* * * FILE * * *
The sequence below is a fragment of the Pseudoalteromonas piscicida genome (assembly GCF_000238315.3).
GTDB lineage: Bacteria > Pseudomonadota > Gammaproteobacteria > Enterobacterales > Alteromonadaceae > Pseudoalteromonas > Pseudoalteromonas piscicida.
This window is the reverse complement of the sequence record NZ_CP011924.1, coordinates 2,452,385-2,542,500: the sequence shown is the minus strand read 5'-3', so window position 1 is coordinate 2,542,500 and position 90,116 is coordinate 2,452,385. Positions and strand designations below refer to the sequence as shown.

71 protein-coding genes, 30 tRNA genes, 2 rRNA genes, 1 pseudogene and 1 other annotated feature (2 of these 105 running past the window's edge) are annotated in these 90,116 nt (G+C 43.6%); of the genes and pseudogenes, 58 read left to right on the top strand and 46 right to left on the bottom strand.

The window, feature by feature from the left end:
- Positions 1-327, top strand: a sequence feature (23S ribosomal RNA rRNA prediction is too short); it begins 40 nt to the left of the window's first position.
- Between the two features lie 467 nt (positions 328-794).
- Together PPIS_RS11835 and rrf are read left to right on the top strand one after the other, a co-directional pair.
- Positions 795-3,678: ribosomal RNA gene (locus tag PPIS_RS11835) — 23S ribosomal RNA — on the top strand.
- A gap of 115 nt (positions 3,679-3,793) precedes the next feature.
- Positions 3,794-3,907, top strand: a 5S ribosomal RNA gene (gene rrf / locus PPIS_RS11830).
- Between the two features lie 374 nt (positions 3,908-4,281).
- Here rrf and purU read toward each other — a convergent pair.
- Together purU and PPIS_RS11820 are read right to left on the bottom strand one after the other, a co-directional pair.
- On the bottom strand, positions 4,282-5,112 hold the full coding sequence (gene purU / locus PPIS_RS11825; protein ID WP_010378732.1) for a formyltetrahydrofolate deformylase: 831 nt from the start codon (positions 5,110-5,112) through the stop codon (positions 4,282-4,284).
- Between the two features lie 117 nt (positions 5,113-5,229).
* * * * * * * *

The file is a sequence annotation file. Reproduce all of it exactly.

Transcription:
The sequence below is a fragment of the Pseudoalteromonas piscicida genome (assembly GCF_000238315.3).
GTDB lineage: Bacteria > Pseudomonadota > Gammaproteobacteria > Enterobacterales > Alteromonadaceae > Pseudoalteromonas > Pseudoalteromonas piscicida.
This window is the reverse complement of the sequence record NZ_CP011924.1, coordinates 2,452,385-2,542,500: the sequence shown is the minus strand read 5'-3', so window position 1 is coordinate 2,542,500 and position 90,116 is coordinate 2,452,385. Positions and strand designations below refer to the sequence as shown.

71 protein-coding genes, 30 tRNA genes, 2 rRNA genes, 1 pseudogene and 1 other annotated feature (2 of these 105 running past the window's edge) are annotated in these 90,116 nt (G+C 43.6%); of the genes and pseudogenes, 58 read left to right on the top strand and 46 right to left on the bottom strand.

The window, feature by feature from the left end:
- Positions 1-327, top strand: a sequence feature (23S ribosomal RNA rRNA prediction is too short); it begins 40 nt to the left of the window's first position.
- Between the two features lie 467 nt (positions 328-794).
- Together PPIS_RS11835 and rrf are read left to right on the top strand one after the other, a co-directional pair.
- Positions 795-3,678: ribosomal RNA gene (locus tag PPIS_RS11835) — 23S ribosomal RNA — on the top strand.
- A gap of 115 nt (positions 3,679-3,793) precedes the next feature.
- Positions 3,794-3,907, top strand: a 5S ribosomal RNA gene (gene rrf / locus PPIS_RS11830).
- Between the two features lie 374 nt (positions 3,908-4,281).
- Here rrf and purU read toward each other — a convergent pair.
- Together purU and PPIS_RS11820 are read right to left on the bottom strand one after the other, a co-directional pair.
- On the bottom strand, positions 4,282-5,112 hold the full coding sequence (gene purU / locus PPIS_RS11825; protein ID WP_010378732.1) for a formyltetrahydrofolate deformylase: 831 nt from the start codon (positions 5,110-5,112) through the stop codon (positions 4,282-4,284).
- Between the two features lie 117 nt (positions 5,113-5,229).